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Risk assessment of the introduction of Nile tilapia to the Solomon Islands


As part of the University of Minnesota’s NSF-funded Introduced Species and Genotypes Integrative Graduate Education and Research Traineeship (IGERT), a team of six trainees developed a conceptual model of the risks and benefits of the potential introduction of Genetically Improved Farmed Tilapia (GIFT) to Solomon Islands. The conceptual model attempts to illustrate both the benefits of introducing a non-native, fast-growing fish to develop an aquaculture industry and improve access to protein for a growing human population as well as the potential for ecological harm in the event that the fish or fish byproducts would escape into natural waterways. Conceptual models are useful in the risk assessment process as tools for systematically and transparently evaluating risks, communicating risks to stakeholders, and assessing management options.

The interdisciplinary nature of the IGERT and the diverse skill-set within the trainee cohort facilitated the development of a model that includes both economic and ecological elements relevant to the introduction. Although they drew inspiration and methodology from many published conceptual models, they found no published examples that included both economic and ecological elements in conceptual models of the impacts of species introductions. They contend that conceptual models addressing both economic and ecological factors, and particularly the interactions between them, can be useful tools for decision makers. Under the mentorship of practicum leader Dr. Frances Homans, trainees worked with The WorldFish Center, developers of the GIFT variety of tilapia and our IGERT partner, on this project. To facilitate informed development of the conceptual model, two trainees traveled to Solomon Islands to meet with government officials, local farmers, and other stakeholders.

Nearing the end of the conceptual model development phase of the project, two trainees traveled to WorldFish Headquarters in Malaysia to collaboratively revise the model. Additionally, two trainees presented a simplified model to representatives from fisheries departments from multiple Pacific Island nations at a Secretariat of the Pacific Community conference in New Caledonia. The final document produced by the cohort will be used to inform the official tilapia import risk assessment contracted by the Solomon Islands government and further distributed by WorldFish to other countries considering similar introductions. This is a significant contribution to Solomon Islands, and potentially other countries in the region, where conducting ecological risk assessments for introduced species is a relatively new practice.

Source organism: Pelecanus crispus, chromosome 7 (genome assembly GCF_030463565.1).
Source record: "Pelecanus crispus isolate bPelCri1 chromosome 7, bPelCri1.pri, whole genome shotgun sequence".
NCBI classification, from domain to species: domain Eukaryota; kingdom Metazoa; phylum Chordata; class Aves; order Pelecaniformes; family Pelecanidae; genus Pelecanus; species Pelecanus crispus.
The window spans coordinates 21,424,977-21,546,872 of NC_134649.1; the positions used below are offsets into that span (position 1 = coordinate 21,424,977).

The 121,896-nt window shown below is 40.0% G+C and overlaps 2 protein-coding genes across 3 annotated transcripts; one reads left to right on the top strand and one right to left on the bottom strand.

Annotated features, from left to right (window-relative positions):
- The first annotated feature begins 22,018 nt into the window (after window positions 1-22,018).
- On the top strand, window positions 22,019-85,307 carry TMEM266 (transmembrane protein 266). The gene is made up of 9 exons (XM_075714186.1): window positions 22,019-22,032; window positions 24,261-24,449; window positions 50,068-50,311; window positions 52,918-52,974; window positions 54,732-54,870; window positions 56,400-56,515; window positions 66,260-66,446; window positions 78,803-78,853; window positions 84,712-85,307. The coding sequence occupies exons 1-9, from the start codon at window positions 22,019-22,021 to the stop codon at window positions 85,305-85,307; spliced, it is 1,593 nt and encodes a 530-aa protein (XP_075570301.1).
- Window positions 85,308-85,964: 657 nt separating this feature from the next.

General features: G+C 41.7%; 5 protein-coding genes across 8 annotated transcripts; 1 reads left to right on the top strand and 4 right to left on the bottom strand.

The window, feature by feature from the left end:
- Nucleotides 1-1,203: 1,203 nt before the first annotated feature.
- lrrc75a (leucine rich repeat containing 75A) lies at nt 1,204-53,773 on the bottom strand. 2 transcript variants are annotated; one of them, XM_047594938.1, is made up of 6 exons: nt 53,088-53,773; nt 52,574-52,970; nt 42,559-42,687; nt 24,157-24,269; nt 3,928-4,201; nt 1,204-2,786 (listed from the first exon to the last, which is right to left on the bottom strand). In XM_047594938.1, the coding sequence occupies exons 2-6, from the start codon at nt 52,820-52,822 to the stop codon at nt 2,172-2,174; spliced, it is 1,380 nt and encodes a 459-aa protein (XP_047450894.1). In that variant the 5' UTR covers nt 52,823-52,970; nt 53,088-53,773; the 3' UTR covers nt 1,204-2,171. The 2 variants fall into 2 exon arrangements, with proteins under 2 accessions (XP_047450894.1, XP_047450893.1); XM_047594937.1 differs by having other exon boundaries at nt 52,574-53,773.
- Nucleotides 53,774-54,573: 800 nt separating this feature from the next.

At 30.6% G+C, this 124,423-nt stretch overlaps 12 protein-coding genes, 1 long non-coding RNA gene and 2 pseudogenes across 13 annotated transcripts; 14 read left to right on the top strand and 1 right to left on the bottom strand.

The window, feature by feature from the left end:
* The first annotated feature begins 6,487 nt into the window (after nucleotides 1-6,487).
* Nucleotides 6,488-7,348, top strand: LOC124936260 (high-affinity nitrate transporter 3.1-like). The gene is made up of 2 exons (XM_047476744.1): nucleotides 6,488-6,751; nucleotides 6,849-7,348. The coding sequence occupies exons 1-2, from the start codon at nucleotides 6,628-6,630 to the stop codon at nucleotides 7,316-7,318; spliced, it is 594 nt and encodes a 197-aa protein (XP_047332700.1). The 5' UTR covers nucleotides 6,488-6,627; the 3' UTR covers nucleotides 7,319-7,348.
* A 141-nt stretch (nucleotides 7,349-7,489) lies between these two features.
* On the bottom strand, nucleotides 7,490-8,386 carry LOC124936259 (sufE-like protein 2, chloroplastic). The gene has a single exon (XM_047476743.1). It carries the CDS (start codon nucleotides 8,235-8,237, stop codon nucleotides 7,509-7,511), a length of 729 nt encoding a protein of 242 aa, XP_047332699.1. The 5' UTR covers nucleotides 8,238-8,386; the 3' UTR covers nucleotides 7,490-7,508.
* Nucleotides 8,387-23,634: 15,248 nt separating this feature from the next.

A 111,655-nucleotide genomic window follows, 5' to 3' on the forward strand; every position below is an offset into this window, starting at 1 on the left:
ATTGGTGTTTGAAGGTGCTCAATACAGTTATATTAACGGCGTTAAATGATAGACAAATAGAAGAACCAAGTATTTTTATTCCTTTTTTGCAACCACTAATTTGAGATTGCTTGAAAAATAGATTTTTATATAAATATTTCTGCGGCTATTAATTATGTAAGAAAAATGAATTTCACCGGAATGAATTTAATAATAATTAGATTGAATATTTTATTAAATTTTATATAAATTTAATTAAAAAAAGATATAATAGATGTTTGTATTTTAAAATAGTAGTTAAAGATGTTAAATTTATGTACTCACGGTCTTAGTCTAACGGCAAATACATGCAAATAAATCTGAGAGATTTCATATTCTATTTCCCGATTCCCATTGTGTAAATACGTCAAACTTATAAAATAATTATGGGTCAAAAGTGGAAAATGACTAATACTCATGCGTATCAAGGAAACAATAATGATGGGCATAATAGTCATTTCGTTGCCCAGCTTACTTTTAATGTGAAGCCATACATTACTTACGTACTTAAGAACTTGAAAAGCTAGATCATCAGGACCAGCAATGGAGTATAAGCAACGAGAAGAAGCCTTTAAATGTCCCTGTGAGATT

Address Goals

The teamwork and collaborative research skills developed during the practicum and this project will enable our trainees to become leaders in collaborative environmental research and risk analysis. The group has developed an impressive array of skills and the ability to collaborate both in person and electronically, near and far. They also gained a much greater appreciate for limiting issues in developing island nations were nutrition needs are severe and might obviate a complete rejection of introduction. They thus learned the need to identify possible mitigation strategies as well as identifying risk.

The analyses and final report advances our ability to identify and assess risks of aquacultural introductions and improve the overall ecological risk assessment approach. The results will be very useful to the Solomons Island Government as it determines if it should approve the introduction of GIFT tilapia and what conditions it should place on any introduction. The information and the process developed is also of interest to the fisheries mangers in the Secretariat of the Pacific Community as other island nations also assess the suitability of GIFT for their countries. Finally, The WorldFish Center is particularly interested in the approach used and the issues identified. They developed the GIFT tilapia to address food needs of developing countries but have never before conducted a complete risk assessment. As more countries consider introductions there is increasing need for a good risk assessment approach and WorldFish particularly sought our expertise. The Secretariat of the Pacific Community has now contracted a risk assessment that will be informed by our analyses.